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Eudora Welty and Surrealism

Stephen M. Fuller

Publication Year: 2012

Eudora Welty and Surrealism surveys Welty's fiction during the most productive period of her long writing life. The study shows how the 1930s witnessed surrealism's arrival in the United States largely through the products of its visual artists. Welty, a frequent traveler to New York City where the surrealists exhibited and a keen reader of magazines and newspapers that disseminated their work, absorbed and unconsciously appropriated surrealism's perspective in her writing. In fact, Welty's first solo exhibition of her photographs in 1936 took place next door to New York's premier venue for surrealist art.

In a series of readings that collectively examine A Curtain of Green and Other Stories, The Wide Net and Other Stories, Delta Wedding, The Golden Apples, and The Bride of the Innisfallen and Other Stories, the book reveals how surrealism profoundly shaped Welty's striking figurative literature. Yet the influence of the surrealist movement extends beyond questions of style. The study's interpretations also foreground how her writing refracted surrealism as a historical phenomena.

Scattered throughout her stories are allusions to personalities allied with the movement in the United States, including figures such as Salvador Dal', Elsa Schiaparelli, Caresse Crosby, Wallace Simpson, Cecil Beaton, Helena Rubinstein, Elizabeth Arden, Joseph Cornell, and Charles Henri Ford. Individuals such as these and others whom surrealism seduced often lead unorthodox and controversial lives that made them natural targets for moral opprobrium. Eschewing such parochialism, Welty borrowed the idiom of surrealism to develop modernized depictions of the South, a literary strategy that revealed not only cultural farsightedness but great artistic daring.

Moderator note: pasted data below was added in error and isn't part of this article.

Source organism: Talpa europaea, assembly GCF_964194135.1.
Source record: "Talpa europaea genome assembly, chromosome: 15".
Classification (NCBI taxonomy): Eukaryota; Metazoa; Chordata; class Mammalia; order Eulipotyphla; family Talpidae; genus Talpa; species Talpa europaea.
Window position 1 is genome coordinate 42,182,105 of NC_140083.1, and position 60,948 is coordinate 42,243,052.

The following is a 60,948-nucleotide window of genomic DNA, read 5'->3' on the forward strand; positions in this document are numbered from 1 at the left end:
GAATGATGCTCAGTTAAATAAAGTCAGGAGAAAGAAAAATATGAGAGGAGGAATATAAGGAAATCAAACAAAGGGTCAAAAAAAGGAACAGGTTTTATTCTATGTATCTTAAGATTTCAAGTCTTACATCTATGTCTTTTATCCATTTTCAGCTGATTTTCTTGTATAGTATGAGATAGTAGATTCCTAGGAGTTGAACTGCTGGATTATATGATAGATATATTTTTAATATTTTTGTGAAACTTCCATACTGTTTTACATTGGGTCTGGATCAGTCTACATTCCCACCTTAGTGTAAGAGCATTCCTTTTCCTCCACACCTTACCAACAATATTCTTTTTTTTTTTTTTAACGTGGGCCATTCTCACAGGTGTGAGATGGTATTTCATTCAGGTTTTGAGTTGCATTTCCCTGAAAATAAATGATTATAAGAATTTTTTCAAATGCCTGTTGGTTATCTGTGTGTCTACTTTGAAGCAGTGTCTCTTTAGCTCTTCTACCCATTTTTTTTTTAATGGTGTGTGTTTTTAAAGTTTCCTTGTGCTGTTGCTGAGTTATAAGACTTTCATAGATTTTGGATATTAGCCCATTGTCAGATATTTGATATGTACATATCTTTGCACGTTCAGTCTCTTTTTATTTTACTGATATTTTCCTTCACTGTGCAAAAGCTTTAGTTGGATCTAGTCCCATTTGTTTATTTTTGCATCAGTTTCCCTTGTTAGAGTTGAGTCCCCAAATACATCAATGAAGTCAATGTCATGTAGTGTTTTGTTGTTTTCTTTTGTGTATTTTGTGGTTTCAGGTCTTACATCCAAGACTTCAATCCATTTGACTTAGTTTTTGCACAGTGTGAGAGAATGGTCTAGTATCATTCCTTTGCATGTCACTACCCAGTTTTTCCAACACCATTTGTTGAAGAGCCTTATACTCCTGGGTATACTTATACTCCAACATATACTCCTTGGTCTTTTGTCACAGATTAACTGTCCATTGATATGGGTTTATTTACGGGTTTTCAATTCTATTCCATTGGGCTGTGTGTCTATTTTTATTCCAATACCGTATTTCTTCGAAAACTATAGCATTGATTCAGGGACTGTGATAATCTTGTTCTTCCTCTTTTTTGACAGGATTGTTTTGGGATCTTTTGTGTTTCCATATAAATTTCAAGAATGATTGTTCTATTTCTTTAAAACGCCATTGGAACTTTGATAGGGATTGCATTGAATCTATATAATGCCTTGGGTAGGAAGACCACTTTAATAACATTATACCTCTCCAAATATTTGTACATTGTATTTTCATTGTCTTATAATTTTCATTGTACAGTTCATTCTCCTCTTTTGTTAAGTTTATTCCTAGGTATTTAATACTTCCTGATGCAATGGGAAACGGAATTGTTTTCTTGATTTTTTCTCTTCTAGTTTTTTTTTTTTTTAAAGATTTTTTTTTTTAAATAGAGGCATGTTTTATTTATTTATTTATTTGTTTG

Published by: University Press of Mississippi

Front Matter

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pp. ix-x

Many people have contributed to the making of this book, first among them Eudora Welty’s heirs, Elizabeth Welty Thompson and Mary Alice Welty White, to whom I am most thankful. At the Mississippi Department of Archives and History in Jackson, Forrest Galey and her staff supplied all the assistance...

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1. Surrealism and Welty’s Early Years in New York

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pp. 3-45

Benjamin’s lavish recollection of surrealism’s founding moment foregrounds the energy, innocence, and plenitude of the epoch. As the driving force behind the movement’s dynamism and innovation, surrealism’s dream wave repeatedly steepened, broke, and withdrew, exposing through its coruscating imagery...

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2. The Persistence of a Memory in A Curtain of Green and Other Stories (1941)

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pp. 46-71